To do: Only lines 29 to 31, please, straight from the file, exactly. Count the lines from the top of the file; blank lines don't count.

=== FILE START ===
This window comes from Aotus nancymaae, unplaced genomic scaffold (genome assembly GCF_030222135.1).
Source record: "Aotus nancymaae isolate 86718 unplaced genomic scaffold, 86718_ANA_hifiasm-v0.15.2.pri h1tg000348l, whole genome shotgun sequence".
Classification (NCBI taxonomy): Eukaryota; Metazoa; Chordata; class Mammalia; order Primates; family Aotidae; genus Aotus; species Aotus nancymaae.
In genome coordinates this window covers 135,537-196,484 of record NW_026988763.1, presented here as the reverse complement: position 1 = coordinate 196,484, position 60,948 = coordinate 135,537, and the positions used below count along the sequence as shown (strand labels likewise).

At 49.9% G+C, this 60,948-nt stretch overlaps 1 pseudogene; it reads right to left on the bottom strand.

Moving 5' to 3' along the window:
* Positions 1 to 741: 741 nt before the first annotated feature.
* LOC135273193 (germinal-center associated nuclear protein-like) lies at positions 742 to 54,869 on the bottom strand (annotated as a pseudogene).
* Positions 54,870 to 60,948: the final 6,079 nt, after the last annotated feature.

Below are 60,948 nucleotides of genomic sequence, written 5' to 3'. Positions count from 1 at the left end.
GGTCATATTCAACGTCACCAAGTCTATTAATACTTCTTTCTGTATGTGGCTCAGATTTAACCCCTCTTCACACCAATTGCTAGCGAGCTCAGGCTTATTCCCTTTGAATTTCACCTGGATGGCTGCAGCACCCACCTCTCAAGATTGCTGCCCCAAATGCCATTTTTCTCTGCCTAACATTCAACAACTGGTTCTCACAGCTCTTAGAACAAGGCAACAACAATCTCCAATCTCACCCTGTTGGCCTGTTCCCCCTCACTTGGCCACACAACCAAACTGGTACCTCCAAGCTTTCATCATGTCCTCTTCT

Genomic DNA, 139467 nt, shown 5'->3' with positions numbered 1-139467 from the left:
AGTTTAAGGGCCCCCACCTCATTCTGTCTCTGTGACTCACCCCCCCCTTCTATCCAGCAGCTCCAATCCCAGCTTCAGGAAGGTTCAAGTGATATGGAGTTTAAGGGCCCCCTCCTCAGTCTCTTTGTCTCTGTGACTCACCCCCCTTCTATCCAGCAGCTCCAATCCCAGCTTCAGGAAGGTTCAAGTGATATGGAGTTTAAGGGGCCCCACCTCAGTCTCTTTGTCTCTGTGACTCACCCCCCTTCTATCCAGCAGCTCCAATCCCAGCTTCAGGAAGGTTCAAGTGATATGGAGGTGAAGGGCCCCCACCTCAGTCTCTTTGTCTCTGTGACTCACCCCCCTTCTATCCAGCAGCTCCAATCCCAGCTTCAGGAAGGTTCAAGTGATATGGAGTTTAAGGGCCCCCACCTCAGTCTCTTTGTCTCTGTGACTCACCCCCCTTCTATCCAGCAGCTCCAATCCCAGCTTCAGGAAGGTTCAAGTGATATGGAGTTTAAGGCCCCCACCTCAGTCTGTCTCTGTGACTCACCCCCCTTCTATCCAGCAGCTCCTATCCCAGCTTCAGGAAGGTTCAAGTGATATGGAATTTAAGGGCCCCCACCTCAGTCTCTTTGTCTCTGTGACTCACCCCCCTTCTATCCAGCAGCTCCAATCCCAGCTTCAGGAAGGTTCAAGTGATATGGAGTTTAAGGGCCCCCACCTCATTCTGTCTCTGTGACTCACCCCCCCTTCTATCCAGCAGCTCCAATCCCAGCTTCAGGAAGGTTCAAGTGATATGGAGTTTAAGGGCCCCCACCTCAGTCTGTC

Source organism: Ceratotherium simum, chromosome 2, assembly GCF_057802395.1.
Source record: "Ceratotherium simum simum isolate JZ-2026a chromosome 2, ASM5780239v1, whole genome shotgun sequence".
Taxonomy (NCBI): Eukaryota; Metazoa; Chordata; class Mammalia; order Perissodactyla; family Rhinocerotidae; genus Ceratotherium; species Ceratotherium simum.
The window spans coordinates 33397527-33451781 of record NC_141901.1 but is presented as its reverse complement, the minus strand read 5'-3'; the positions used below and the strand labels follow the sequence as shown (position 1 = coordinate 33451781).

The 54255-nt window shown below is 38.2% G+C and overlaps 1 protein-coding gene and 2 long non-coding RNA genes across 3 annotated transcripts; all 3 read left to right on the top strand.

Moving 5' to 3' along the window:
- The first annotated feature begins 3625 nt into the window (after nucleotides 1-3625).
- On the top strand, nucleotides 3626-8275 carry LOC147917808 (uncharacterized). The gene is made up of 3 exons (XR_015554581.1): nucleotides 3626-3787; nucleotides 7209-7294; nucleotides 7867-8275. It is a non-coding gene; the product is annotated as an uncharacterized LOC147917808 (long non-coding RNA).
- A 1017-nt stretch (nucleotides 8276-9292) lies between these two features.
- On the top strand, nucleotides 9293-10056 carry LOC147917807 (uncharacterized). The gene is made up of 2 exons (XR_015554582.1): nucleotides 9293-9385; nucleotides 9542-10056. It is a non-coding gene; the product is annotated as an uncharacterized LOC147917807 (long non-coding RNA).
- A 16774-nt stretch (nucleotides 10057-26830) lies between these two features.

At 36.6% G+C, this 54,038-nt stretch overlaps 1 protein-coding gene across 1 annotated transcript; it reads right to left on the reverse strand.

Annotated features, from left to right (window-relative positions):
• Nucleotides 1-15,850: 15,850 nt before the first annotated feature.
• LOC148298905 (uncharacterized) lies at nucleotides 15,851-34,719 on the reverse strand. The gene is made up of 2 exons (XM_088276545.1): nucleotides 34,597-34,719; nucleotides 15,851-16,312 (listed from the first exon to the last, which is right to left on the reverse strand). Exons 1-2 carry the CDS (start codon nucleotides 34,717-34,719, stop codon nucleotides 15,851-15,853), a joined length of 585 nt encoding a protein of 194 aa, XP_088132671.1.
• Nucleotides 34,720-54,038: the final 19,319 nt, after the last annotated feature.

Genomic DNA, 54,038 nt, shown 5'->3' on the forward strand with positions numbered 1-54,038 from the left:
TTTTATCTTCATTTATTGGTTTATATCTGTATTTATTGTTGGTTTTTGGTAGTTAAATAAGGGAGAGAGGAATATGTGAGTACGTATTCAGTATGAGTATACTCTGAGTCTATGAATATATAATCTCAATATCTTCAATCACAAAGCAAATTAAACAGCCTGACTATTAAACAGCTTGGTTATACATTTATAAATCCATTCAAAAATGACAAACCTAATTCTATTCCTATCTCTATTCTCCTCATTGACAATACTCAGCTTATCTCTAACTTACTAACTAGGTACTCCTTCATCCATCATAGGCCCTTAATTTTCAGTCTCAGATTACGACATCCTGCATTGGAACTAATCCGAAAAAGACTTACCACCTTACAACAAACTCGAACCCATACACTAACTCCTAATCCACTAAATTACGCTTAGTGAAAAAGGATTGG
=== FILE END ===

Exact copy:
• Nucleotides 34,720-54,038: the final 19,319 nt, after the last annotated feature.

Genomic DNA, 54,038 nt, shown 5'->3' on the forward strand with positions numbered 1-54,038 from the left:
TTTTATCTTCATTTATTGGTTTATATCTGTATTTATTGTTGGTTTTTGGTAGTTAAATAAGGGAGAGAGGAATATGTGAGTACGTATTCAGTATGAGTATACTCTGAGTCTATGAATATATAATCTCAATATCTTCAATCACAAAGCAAATTAAACAGCCTGACTATTAAACAGCTTGGTTATACATTTATAAATCCATTCAAAAATGACAAACCTAATTCTATTCCTATCTCTATTCTCCTCATTGACAATACTCAGCTTATCTCTAACTTACTAACTAGGTACTCCTTCATCCATCATAGGCCCTTAATTTTCAGTCTCAGATTACGACATCCTGCATTGGAACTAATCCGAAAAAGACTTACCACCTTACAACAAACTCGAACCCATACACTAACTCCTAATCCACTAAATTACGCTTAGTGAAAAAGGATTGG